Gaining Comfort with SAS Grid Computing for Analysts and Data Scientists video, slides, examples plus questions and answers are now available.
This session describes what SAS Grid Computing is and how can it boost your analytics' performance. It introduces you to the key concepts, benefits and techniques that you can use to gain the most efficiencies from SAS Grid Computing.
Here are some highlighted questions and answers that were submitted. Scroll down to review the attached slides.
Yes, you can run it as a procedure or invoke it via the program editor -> analyze -> analyze for Grid.
The before and after illustrations that were demonstrated were apples to apples; the procedural steps were first run sequentially on a 5 node SAS Grid Computing configuration, where they consumed 9+ minutes of real time. Those same procedural steps were respecified via SCAPROC to contain remote submits to process the procedural steps in parallel on the same a 5 node SAS Grid Computing configuration, where they consumed 2+ minutes of real time.
You can think of SAS Grid Computing as an extension of SAS/CONNECT where the Grid Control Server automates the processing. Not only can you run in parallel on the same box, you can also split the processing across multiple machines (nodes) because the job is submitted through the Grid Control Server. As you will see later in the webinar, you can analyze your SAS programs to determine if you can break it up into sessions, running the various steps in parallel.
You can monitor the job in the SAS Management Console and the LSF on-line tools to see which server node the job is running onAlso, you can use: %put %sysget(HOSTNAME); plus two grid macros %jobinfo; and %gjobs; - the node will show in the log from signon. You can also use %sysget to set up macro variables., or %SYSFUNC(GRDSVC_GETNAME(TASK1));
Yes, Windows and Unix are supported and they can be combined together http://support.sas.com/rnd/scalability/grid/SAS_Grid_FAQ_External_31JUL2007.pdf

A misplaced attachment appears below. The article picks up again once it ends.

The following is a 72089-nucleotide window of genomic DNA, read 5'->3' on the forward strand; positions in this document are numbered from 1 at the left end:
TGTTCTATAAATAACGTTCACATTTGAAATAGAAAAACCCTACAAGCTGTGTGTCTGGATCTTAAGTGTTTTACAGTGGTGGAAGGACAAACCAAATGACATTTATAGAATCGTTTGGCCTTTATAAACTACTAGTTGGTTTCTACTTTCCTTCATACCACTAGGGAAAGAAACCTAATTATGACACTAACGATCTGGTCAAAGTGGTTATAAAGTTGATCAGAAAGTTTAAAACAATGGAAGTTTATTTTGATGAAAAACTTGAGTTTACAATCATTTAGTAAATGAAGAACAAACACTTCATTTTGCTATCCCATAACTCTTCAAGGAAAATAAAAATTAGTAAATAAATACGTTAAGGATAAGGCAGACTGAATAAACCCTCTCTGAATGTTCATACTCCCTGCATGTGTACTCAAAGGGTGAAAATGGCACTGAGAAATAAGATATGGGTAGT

You can see it in your library and folder lists in interfaces such as SAS Studio, Enterprise Guide, SAS Add-In for Microsoft Office, Enterprise Miner, etc. If you have been granted permission to see it in the SAS Management Console, you’ll also see it there.
Please check with your SAS administration team because they have ways to improve your SAS Grid Computing environment. You may also want to pursue a professional assessment and tune-up service
If you are looking for metrics via job and steps, CPU and memory by server:
Please be aware that this macro is only for SAS Grid Computing.
SCAPROC is a Base SAS procedure, so it runs the same way regardless of the host operating system(s).
1) add a WAITFOR statement in the code - easiest way for analysts to control this operation, especially for testing or ad hoc scenarios.
2) use schedule manager in SAS Management Console to schedule jobs to run with dependencies - a more strategic approach for production operations, will likely involve SAS administrators' participation.
Please explore SAS functions such as PUT and INPUT to conduct this conversion. There’s another on-demand Ask the Expert webinar on this topic https://communities.sas.com/t5/Ask-the-Expert/Top-10-SAS-Functions/ta-p/391244
It enables or disables one or all SAS sessions on a grid, so you’ll want to consider when and how many sessions to enable.
Analyze for Program will analyze your code and create a process flow of each step in the code. Analyze for Grid will assess and add the SCAPROC statements to your code for SAS Grid Computing.
When you analyze the SAS code using SCAPROC or submit by SASGSUB, the dependencies will be determined.
Yes, all those steps will run sequentially in the one grid session.